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Mitchell Acoustics uStream One review

“we’re not dealing with witchcraft here

For a word that doesn’t seem all that open to interpretation, ‘wireless’ gets stretched pretty thin sometimes. ‘Wireless’ speakers, especially, can play fast and loose with the definition – especially those stereo pairs that have to be wired together in order to function ‘wirelessly’.

Well, that’s not how Mitchell Acoustics rolls. Oh sure, each of its uStream One speakers has to be plugged into the mains – we’re not dealing with witchcraft here. But by the standards of ‘wireless’ stereo speaker systems at this sort of money, the uStream One is more wireless than most.

Which means the job is half-done already. All that remains is for the Mitchell Acoustic to blow any price-comparable rivals out of the water where performance is concerned and, ladies and gentlemen, we shall have a winner…

Design and build: got the gloss you want

Most immediately notable is how neat and tidy the uStream One is. Each cabinet is a very manageable 27 x 15 x 23cm (HWD) and 3.3kg – so the stereo pair will easily fit on a shelf or even, at a push, a desktop (as long as you have a nice big desk). The rear-firing bass reflex port means you’ll need to pay a moment or two’s attention to positioning, but the uStream One certainly isn’t about to physically dominate your space.

Take your pick from gloss white or gloss black finishes. In either case, uStream One is very nicely made, with gently curved cabinet edges and flawlessly applied lacquer. The overall standard of build and finish is impressive – and while there’s very little opportunity to go to town, design-wise, where stereo speakers are concerned, the Mitchell Acoustics look (and feel) like the money’s-worth.

Features: getting out what you put it

If you’re going to try and squeeze the functionality of an entire stereo system into a pair of fairly little loudspeakers, you’d better have a long, hard think about what’s essential and what isn’t. And the balance Mitchell Acoustics has struck with the uStream One seems mostly correct in a pragmatic sort of way.

Unlike most ‘wireless’ stereo speaker systems, which feature a ‘master’ speaker (with all the power, inputs, and other electrical bits and pieces) driving a passive ‘slave’, both uStream One speakers are powered. In fact, to all intents and purposes they’re identical.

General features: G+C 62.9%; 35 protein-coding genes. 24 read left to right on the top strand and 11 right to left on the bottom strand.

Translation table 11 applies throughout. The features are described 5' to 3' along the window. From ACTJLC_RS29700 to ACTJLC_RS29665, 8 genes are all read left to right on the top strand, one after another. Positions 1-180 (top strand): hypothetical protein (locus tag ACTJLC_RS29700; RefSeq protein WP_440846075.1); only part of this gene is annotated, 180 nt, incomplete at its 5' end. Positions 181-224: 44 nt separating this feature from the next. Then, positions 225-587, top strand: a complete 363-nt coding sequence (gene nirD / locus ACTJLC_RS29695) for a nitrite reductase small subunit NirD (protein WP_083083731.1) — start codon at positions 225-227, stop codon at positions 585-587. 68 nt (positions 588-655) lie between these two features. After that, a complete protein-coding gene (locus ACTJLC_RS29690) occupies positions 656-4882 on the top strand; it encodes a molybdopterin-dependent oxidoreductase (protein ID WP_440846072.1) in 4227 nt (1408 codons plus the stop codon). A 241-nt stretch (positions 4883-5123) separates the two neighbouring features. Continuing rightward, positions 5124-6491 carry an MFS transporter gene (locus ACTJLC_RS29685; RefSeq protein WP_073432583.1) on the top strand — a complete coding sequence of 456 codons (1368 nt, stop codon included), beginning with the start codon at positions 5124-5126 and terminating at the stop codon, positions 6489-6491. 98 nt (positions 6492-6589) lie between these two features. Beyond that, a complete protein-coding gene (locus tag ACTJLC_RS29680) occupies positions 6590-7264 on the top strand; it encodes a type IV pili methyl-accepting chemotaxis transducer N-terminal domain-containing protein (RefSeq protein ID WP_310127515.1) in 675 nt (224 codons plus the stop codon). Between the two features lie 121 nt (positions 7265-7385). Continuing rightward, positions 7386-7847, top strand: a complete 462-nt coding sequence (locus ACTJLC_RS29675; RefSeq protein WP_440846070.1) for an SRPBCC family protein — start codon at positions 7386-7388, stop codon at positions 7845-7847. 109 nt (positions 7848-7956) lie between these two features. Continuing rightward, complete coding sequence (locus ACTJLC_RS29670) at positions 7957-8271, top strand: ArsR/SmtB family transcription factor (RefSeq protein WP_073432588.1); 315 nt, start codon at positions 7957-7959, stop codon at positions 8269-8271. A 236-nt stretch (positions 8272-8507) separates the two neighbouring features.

Which means each has 50 watts of Texas Instruments Class D amplification on board. 15 watts is directed to the 38mm silk dome tweeter and the remaining 35 watts powers the 106mm magnesium alloy mid/bass driver. The speakers aren’t supplied with grilles, so you get a good look at the tweeter (behind its wave-guide) and the bronze-coloured mi/bass driver. They’re separated by an IR receiver for the remote control.

On the rear panel, each uStream One has a reflex port above a selection of physical inputs. For analogue equipment there’s a pair of stereo RCA inputs and a 3.5mm socket, while digital sources can use the digital optical input or the USB socket. Bear in mind, though, that USB input is purely for mass storage. And while we’re being picky, this is the sort of product that’s begging for an HDMI input.

(Mitchell Acoustics suggests the left-hand speaker act as the boss in any set-up. Turn it on first, let it pair with the right-hand speaker – and then make any physical connections to the left-hand channel. This seems to impact on the system’s flexibility more than somewhat – what if your external sources are closer to the right-hand speaker? – but presumably the company knows what it’s on about…)

Along with amplification, inside the cabinet there’s Bluetooth 5.0 wireless connectivity – the most obvious codecs (SBC and AAC) are catered for. The DAC that’s handling all digital information has a native resolution of 16bit/48kHz – the digital inputs, though, are capable up to a useful 24bit/96kHz.

Interface: press to play

In what’s either a refreshing break from the accepted norm or an unhappily retrograde approach to interacting with your electronics, there’s no control app associated with the uStream One. No, and no voice-control either. We realise this is the sort of information that will turn off quite a few prospective customers, but don’t despair. It’s possible to get the Mitchell Acoustics to do your bidding, really easily. You just have to press a few actual, physical buttons is all.

(Unless you already use the Amazon Alexa or Google Home app, anyway. If you’re already in that ecosystem you can, of course,  nominate your preferred speaker for Bluetooth playback – and there’s no reason that shouldn’t be your uStream One stereo pair.)